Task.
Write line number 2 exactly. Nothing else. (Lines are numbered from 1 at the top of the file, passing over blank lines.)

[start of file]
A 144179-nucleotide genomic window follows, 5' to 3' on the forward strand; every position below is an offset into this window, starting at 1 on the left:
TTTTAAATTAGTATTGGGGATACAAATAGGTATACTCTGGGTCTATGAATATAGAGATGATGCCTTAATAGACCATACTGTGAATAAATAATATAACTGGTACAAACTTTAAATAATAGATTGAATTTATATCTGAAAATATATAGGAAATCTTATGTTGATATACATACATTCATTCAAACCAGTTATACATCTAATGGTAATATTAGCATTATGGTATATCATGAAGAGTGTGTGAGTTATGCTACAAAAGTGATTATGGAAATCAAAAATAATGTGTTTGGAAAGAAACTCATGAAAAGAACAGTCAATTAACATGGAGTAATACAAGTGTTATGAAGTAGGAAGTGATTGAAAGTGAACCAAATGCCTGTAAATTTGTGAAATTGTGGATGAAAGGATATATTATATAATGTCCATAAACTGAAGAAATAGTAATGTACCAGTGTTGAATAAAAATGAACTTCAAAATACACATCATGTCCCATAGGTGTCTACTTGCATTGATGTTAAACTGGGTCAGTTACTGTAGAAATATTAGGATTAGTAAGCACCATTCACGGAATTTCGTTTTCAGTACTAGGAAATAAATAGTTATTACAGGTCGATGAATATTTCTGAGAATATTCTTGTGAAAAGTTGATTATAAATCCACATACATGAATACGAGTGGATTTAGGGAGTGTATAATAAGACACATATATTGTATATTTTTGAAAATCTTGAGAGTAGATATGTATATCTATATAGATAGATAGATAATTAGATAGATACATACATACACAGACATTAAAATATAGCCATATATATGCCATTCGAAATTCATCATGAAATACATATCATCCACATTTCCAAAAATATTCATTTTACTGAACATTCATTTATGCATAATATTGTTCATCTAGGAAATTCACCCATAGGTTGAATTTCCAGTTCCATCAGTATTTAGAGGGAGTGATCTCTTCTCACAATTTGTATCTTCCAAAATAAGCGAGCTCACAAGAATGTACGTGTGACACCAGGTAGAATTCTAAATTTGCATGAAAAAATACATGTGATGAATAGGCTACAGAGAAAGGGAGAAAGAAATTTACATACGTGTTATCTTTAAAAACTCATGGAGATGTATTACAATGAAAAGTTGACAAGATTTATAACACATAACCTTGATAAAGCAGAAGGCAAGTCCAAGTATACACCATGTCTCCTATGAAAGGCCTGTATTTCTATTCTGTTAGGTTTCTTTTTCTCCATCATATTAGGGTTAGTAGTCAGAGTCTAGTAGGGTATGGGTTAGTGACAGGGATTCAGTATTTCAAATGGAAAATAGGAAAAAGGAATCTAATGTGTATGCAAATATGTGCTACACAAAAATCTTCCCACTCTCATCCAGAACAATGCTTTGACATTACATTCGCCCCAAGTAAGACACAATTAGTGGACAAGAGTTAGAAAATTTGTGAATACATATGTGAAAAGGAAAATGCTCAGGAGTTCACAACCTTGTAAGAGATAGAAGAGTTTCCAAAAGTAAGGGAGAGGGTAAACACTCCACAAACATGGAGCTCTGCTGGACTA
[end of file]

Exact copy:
TTTTAAATTAGTATTGGGGATACAAATAGGTATACTCTGGGTCTATGAATATAGAGATGATGCCTTAATAGACCATACTGTGAATAAATAATATAACTGGTACAAACTTTAAATAATAGATTGAATTTATATCTGAAAATATATAGGAAATCTTATGTTGATATACATACATTCATTCAAACCAGTTATACATCTAATGGTAATATTAGCATTATGGTATATCATGAAGAGTGTGTGAGTTATGCTACAAAAGTGATTATGGAAATCAAAAATAATGTGTTTGGAAAGAAACTCATGAAAAGAACAGTCAATTAACATGGAGTAATACAAGTGTTATGAAGTAGGAAGTGATTGAAAGTGAACCAAATGCCTGTAAATTTGTGAAATTGTGGATGAAAGGATATATTATATAATGTCCATAAACTGAAGAAATAGTAATGTACCAGTGTTGAATAAAAATGAACTTCAAAATACACATCATGTCCCATAGGTGTCTACTTGCATTGATGTTAAACTGGGTCAGTTACTGTAGAAATATTAGGATTAGTAAGCACCATTCACGGAATTTCGTTTTCAGTACTAGGAAATAAATAGTTATTACAGGTCGATGAATATTTCTGAGAATATTCTTGTGAAAAGTTGATTATAAATCCACATACATGAATACGAGTGGATTTAGGGAGTGTATAATAAGACACATATATTGTATATTTTTGAAAATCTTGAGAGTAGATATGTATATCTATATAGATAGATAGATAATTAGATAGATACATACATACACAGACATTAAAATATAGCCATATATATGCCATTCGAAATTCATCATGAAATACATATCATCCACATTTCCAAAAATATTCATTTTACTGAACATTCATTTATGCATAATATTGTTCATCTAGGAAATTCACCCATAGGTTGAATTTCCAGTTCCATCAGTATTTAGAGGGAGTGATCTCTTCTCACAATTTGTATCTTCCAAAATAAGCGAGCTCACAAGAATGTACGTGTGACACCAGGTAGAATTCTAAATTTGCATGAAAAAATACATGTGATGAATAGGCTACAGAGAAAGGGAGAAAGAAATTTACATACGTGTTATCTTTAAAAACTCATGGAGATGTATTACAATGAAAAGTTGACAAGATTTATAACACATAACCTTGATAAAGCAGAAGGCAAGTCCAAGTATACACCATGTCTCCTATGAAAGGCCTGTATTTCTATTCTGTTAGGTTTCTTTTTCTCCATCATATTAGGGTTAGTAGTCAGAGTCTAGTAGGGTATGGGTTAGTGACAGGGATTCAGTATTTCAAATGGAAAATAGGAAAAAGGAATCTAATGTGTATGCAAATATGTGCTACACAAAAATCTTCCCACTCTCATCCAGAACAATGCTTTGACATTACATTCGCCCCAAGTAAGACACAATTAGTGGACAAGAGTTAGAAAATTTGTGAATACATATGTGAAAAGGAAAATGCTCAGGAGTTCACAACCTTGTAAGAGATAGAAGAGTTTCCAAAAGTAAGGGAGAGGGTAAACACTCCACAAACATGGAGCTCTGCTGGACTA